An Investing Lesson from 2020

The stock market routinely issues lessons to investors. That’s nothing new. But I’m not sure one calendar year has ever captured the full breadth of what makes investing so hard…until 2020.


Many investors don’t think about their investments on a day-to-day basis. They typically only receive an update on a periodic basis. Often that update is via a quarterly account statement.


This unassuming document provides a lot of data but not necessarily a lot of information. As an investor, it is convenient, though. And because of that, investors frequently draw conclusions based on what they see on their account statements.


Of all the numbers listed on an account statement, investors tend to focus most intensely on just one: the ending account balance. Why? Because it tells them how much more or less wealth they had compared to three months prior.


To be sure, the ending account balance is an interesting number. But just as surely, it should not be used as an indicator of whether changes should be made to your portfolio. It does not tell you if your investments are appropriate or if they need to be adjusted.


Take 2020 for example. If you were an investor and just looked at your ending account balance each quarter, here are the reactions you may have had and questions you may have asked yourself.


12/31/19: Everything looks pretty good. The long bull market is still squarely intact. Should I be more aggressive and put more money in stocks?


3/31/20: What in the world happened to my account? My stock funds have lost a ton of money! Why is so much of my portfolio in stocks?


6/30/20: Well, things are looking better. But I still have less money in my account than I did at the start of the year. Should I dump my stock now, before they fall again?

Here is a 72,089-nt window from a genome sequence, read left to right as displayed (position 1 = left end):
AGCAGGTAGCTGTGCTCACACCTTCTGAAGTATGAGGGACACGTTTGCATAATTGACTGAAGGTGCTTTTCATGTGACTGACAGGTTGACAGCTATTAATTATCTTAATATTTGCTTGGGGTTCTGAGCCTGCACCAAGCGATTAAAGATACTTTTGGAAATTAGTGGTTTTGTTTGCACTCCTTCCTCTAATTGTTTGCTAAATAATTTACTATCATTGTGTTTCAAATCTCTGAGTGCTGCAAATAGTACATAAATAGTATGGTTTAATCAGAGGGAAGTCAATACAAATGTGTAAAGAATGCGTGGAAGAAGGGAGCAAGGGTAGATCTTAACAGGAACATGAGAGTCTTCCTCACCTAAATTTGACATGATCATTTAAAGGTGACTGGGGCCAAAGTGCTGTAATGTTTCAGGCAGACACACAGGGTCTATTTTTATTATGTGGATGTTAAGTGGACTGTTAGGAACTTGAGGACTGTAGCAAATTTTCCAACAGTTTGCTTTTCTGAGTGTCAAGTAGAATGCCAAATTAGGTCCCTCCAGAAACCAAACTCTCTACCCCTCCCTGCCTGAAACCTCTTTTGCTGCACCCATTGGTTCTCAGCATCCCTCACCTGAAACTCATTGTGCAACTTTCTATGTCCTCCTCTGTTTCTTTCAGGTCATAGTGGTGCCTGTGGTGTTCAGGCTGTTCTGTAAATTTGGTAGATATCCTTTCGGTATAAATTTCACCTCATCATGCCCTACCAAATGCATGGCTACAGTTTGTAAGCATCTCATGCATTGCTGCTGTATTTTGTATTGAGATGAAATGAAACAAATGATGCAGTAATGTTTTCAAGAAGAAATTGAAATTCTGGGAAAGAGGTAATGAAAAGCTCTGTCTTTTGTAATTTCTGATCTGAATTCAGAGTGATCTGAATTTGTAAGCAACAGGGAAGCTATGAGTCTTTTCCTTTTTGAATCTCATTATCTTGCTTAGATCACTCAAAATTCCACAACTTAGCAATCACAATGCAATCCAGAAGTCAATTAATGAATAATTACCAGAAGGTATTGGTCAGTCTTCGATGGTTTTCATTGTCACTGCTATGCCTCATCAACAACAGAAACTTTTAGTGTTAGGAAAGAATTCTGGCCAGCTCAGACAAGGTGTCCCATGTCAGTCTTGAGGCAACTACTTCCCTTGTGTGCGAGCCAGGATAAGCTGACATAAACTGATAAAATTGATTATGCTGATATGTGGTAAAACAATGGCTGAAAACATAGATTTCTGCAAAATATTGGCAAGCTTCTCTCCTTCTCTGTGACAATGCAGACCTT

9/30/20: That’s better – my account is now higher than it was at the start of the year. But can these gains really continue considering what’s happening in the economy?


12/31/20: Wow – that’s what I’m talking about! My account balance is quite a bit higher than it was this time last year. Should I be more aggressive and put more money in stocks?


The truth is you can’t use your account statements as a barometer for the sensibility of your investments.


For one, they are a point-in-time summary. The moment they are printed – or issued online – they are immediately out-of-date. The next day the market could be considerably higher or lower based on the news of the day.


What’s more, account statements don’t tell you anything about what will happen next. And that’s what really matters. The well-worn investing phrase is apt: Past performance is no guarantee of future results. Just because your account statement shows a bad outcome, doesn’t mean your investments are wrong. And the opposite is true, too.


Investing is hard because we don’t know the future. While we have all kinds of information about the past – investment performance included – that doesn’t mean the information is helpful to make informed decisions about the future.


In the end, a portfolio should not just be an assortment of investments. It should not be a collection of things. Or random bets. There should be purpose behind your investments. Each should play a role.


Holding a thoughtful portfolio does not mean you will be immune from unpleasant surprises when you open account statements in the future. Investing in things like stocks means taking calculated risks, after all.


But as 2020 so perfectly instructed, next quarter – or next year – may be better. That’s one thing your ending account balance will never tell you.

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